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State lawmakers grapple with daylight saving time

ATLANTA - As state lawmakers struggle with priorities including balancing the budget and saving Georgia's beloved HOPE scholarship, some in the Senate have found a new issue: daylight saving time.

The matter arose for a second legislative day after the Senate on Friday passed a resolution 27-15 honoring the event after some debate last week. On Monday, senators moved 41-11 to withdraw the vote and send the resolution back to the rules committee.

Several legislators balked at the resolution as a waste of time amid more important priorities weighing on the Legislature in its remaining 15 days.

"The state of Georgia has many pressing and dire issues to address," said freshman Sen. Butch Miller, R-Gainesville. "I submit to you that this is not one of them."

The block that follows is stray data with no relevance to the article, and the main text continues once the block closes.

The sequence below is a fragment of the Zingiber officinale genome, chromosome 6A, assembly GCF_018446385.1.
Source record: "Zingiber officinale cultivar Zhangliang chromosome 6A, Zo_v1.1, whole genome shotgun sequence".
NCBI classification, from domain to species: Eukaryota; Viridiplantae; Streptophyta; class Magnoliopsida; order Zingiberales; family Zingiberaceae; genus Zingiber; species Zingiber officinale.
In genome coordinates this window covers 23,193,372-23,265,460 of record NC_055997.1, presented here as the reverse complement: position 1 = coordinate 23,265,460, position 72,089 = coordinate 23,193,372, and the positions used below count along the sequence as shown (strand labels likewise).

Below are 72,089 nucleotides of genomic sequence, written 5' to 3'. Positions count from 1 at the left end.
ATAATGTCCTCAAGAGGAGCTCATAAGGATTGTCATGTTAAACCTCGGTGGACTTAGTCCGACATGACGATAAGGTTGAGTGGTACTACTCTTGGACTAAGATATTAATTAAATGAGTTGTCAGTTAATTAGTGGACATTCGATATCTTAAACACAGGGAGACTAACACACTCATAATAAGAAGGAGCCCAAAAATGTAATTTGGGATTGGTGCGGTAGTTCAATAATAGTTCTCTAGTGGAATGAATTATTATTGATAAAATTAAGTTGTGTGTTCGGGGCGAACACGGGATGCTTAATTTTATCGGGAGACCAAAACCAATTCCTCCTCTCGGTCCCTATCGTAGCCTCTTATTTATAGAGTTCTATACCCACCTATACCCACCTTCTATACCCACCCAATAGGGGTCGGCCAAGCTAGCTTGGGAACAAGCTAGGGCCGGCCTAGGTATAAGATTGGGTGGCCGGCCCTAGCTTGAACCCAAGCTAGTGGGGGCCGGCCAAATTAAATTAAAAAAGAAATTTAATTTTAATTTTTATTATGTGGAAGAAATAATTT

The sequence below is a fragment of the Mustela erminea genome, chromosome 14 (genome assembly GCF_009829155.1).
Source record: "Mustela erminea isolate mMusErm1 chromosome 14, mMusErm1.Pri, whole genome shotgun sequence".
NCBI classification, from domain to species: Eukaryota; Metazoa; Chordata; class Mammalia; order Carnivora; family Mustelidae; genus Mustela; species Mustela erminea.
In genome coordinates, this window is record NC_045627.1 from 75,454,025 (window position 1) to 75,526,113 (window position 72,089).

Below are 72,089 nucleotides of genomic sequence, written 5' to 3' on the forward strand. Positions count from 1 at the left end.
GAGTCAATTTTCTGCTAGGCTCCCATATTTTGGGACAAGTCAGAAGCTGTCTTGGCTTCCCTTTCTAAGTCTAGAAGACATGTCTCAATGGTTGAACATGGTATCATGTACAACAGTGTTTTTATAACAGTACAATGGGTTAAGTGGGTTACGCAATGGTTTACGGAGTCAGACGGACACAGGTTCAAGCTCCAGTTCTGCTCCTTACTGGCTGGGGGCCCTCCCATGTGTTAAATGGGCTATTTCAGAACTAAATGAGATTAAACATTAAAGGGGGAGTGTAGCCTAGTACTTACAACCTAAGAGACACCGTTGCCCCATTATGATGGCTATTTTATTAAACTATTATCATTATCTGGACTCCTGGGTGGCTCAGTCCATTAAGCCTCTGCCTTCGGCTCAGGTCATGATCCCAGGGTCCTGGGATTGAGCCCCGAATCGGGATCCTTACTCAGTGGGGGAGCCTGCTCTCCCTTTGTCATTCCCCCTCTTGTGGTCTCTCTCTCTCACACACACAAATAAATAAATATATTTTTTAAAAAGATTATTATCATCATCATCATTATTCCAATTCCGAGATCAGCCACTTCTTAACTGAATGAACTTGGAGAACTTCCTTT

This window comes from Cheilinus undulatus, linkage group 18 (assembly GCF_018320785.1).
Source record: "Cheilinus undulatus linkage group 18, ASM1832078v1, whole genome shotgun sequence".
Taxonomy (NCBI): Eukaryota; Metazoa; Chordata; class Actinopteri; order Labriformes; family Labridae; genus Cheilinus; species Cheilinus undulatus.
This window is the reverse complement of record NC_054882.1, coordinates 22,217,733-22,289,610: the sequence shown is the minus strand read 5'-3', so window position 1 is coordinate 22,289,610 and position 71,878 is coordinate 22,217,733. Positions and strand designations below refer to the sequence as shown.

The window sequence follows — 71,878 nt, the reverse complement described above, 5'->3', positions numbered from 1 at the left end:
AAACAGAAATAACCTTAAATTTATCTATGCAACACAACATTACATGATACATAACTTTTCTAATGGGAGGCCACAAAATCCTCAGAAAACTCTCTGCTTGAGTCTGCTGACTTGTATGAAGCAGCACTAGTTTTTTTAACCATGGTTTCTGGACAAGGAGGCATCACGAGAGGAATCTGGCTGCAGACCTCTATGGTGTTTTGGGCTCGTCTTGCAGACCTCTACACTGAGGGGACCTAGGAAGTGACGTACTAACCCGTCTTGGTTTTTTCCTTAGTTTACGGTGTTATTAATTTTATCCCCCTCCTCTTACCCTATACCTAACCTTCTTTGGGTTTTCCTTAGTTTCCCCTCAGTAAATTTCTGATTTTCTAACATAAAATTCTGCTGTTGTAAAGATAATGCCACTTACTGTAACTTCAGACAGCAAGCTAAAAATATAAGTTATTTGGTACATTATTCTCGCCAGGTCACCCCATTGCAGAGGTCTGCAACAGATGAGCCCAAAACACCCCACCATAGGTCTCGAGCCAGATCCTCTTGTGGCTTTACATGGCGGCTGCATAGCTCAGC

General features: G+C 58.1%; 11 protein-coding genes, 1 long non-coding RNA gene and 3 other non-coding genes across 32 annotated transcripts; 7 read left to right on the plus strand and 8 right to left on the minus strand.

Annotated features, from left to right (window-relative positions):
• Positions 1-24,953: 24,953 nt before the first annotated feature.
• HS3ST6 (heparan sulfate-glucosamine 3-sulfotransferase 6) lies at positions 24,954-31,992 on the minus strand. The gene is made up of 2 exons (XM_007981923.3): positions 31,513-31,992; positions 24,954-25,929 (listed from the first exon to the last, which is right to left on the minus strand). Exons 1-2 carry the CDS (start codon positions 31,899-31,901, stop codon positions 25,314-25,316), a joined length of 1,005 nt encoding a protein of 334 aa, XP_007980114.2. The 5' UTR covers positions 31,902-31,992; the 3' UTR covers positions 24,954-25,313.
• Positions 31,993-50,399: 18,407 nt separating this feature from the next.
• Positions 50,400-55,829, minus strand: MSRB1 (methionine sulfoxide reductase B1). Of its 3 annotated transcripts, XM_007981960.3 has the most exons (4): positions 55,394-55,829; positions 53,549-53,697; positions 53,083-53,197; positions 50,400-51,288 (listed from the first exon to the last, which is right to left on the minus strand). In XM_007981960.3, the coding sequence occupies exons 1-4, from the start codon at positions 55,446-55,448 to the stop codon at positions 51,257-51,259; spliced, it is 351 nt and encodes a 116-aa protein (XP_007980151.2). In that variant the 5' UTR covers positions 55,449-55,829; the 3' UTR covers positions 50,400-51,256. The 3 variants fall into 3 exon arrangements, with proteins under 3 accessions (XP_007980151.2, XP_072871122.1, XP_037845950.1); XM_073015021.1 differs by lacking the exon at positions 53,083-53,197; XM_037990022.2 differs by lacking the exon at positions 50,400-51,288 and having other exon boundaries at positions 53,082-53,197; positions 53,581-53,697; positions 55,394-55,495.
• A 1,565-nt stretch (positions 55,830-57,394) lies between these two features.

Sen. Fran Millar, R-Dunwoody, the resolution's sponsor, said he offered the proposal as a favor to present to a friend at an annual party marking the event.

"They're just playing," Millar said after the vote to reconsider. "It's much ado about nothing. There are more important things we need to deal with."

Senate Resolution 322 called for lawmakers to "recognize the rich history and tradition" surrounding the practice, which dates to 1966, when Congress passed the Uniform Time Act establishing national guidelines, though there are some states and territories that do not observe the event.

Sen. Bill Heath, R-Bremen, took to the Senate floor on Monday in opposition to the resolution, but declined to answer questions regarding his position after the vote.

Daylight saving time is Sunday and clocks will spring forward one hour at 2 a.m. in much of the country.


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